Impressive Ireland secure big ‘pressure’ and relieve victory

A big win in more ways than one.

reland’s Six Nations campaign got underway for the third time as Greg McWilliams’ side dismantled Italy thanks to a vastly improved performance.

There had been encouraging signs in their first two defeats by Wales and France, but Ireland upped the ante as their free-kick fired and the penalty count dropped significantly.

With a trip to England in two weeks’ time likely to be without many of the stars on display in front of 5,039 fans at Musgrave Park, it was vital that Ireland had a win on the board here.

To put this impressive win in context, Italy are going to the World Cup, Ireland aren’t, and while the visitors were missing a few players, the importance of the win is undeniable.

“When I took on that role, I didn’t realize it (the tournament) was going to take place in another window, I didn’t realize how much attention it was going to get, to be honest,” McWilliams said.

“When we didn’t perform against France there was a bit of pressure but I think the pressure to perform is on ourselves.

“The more pressure you put on yourself, the better and stronger you become. The biggest pressure was on ourselves. It was a good test and the girls did well.

“There’s a lot more to come. All in all, I felt like it was an improvement over the last two games.”

The fact that the bonus point was already bagged in the 51st minute told its own story. If anything, Ireland will feel they have left many points as they continue on their journey.

Ireland’s Scrum trainer Rob Sweeney was unavailable this week and McWilliams was able to call on the men’s assistant, John Fogarty, who provided valuable experience. The scrum was much more solid than it had been in France a week earlier.

Sam Monaghan excelled once again as her heavy carry regularly put her side on the front foot.

“I just want to give her more of the ball,” McWilliams said.

“Our goal is for players to come into camp thinking it’s Christmas Eve and they’re looking forward to coming in. Hopefully we allow them to be themselves and express their personality.

“She’s becoming a leader. This girl is someone who has great potential for us, one of many players who are really developing.”

On the other side of the ball, Jones worked tirelessly on defense, her big hits quickly becoming the pocket rocket hooker’s trademark.
Jones scored one of Ireland’s five tries, with Lucy Mulhall, Eve Higgins and Katie O’Dwyer also scoring a point while Ireland Scrum won a penalty try.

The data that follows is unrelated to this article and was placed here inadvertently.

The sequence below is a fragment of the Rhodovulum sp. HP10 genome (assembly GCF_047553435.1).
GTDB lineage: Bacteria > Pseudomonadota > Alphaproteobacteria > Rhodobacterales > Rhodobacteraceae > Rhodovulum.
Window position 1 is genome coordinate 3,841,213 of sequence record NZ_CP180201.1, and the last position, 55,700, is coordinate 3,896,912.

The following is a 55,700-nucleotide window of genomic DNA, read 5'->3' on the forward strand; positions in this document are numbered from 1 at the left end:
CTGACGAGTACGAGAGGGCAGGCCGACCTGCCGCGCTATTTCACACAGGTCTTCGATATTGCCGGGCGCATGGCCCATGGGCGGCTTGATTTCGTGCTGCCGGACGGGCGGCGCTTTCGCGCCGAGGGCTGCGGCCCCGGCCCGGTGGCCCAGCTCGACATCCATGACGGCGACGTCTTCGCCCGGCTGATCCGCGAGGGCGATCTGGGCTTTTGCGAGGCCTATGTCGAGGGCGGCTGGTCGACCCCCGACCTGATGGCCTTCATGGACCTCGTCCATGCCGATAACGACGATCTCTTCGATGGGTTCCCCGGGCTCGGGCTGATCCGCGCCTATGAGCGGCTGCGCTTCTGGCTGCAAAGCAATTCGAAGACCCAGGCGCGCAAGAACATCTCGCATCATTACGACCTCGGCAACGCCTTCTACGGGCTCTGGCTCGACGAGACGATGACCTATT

McWilliams had made four changes to his team and each one made a difference as Hannah O’Connor helped shore up the lineup and gave the collapse a real advantage.
Kathryn Dane was a comforting presence on scrum while Beibhinn Parsons and Haney also played their parts.

It was Italy who started brighter and when Djougang was pinged for being knocked off his feet, the visitors opened the scoring thanks to a shot from Beatrice Rigoni off the post.
After a few jitters on the set piece, Lane finally fired and Ireland showed how dangerous they can be when they hit the fundamentals.
Ireland simplified the call and a mighty rolling maul was stopped short of the line.

But Ireland found their advantage when they salvaged the ball for Nicole Cronin, who threw a superb skip pass to Mulhall to end well midway through the first half.

There was no mistaking Ireland’s second try five minutes before the break.
Cronin and Monaghan, who riddled the Italian defence, were already narrowly past the home side, the pressure finally showing when Elisa Giordano was sent off for repeated infringements.
The Maul again did great damage, with Jones at the end of another well-crafted set piece giving Ireland a fully deserved 10-3 lead at half-time.

O’Connor opened the second half with flying colors to win the collapse and when the Italians were far too slow to react to Dane’s kick, Higgins made them pay by running clean to score their side’s third goal . This time, Cronin made the switch to take a commanding 14-point lead.

Ireland were rampant and didn’t let up as they clinched the bonus point just 11 minutes after the restart.

As if to mark the big improvements during the scrum, Ireland wiped out Italy and the referee didn’t hesitate to run under the posts and award the penalty try.

McWilliams emptied his bench and made a debut for 19-year-old Aoife Wafer from the back row, who received a yellow card shortly after being substituted on.

This allowed Italy to secure a late attempt at consolation from Melissa Bettoni but, not to be outdone, Ireland had the last word.

O’Dwyer was the quickest to react to a loose ball and the back-up spun expertly across the line to spark cheers and fittingly end an important win for this team.

Ireland – L Mulhall; B Parsons (A Doyle 59), E Higgins, S Flood, AL Murphy Crowe (E Breen 63); N Cronin, K Dane (A Reilly 70); L Djougang (C Pearse, 65), N Jones (E Hooban, 61), C Haney (K O’Dwyer, 59); N Fryday (Captain) (B Hogan 59), S Monaghan; D Wall (A Wafer 59), E McMahon, H O’Connor.
ITALY – V Ostuni Minuzzi; Furlan M, D’Inca A, Rigoni B, Magatti M; V Madia (S Stefan ht), S Barattin; G Maris (V Vecchini 59), M Bettoni (E Stecca 76), L Gai (S Seye 76); S Tounesi (A Margotti 73), V Fedrighi; Veronese, I Locatelli (A Frangipani 53), E Giordano.
REF- A Groizeleau (France). Impressive Ireland secure big ‘pressure’ and relieve victory

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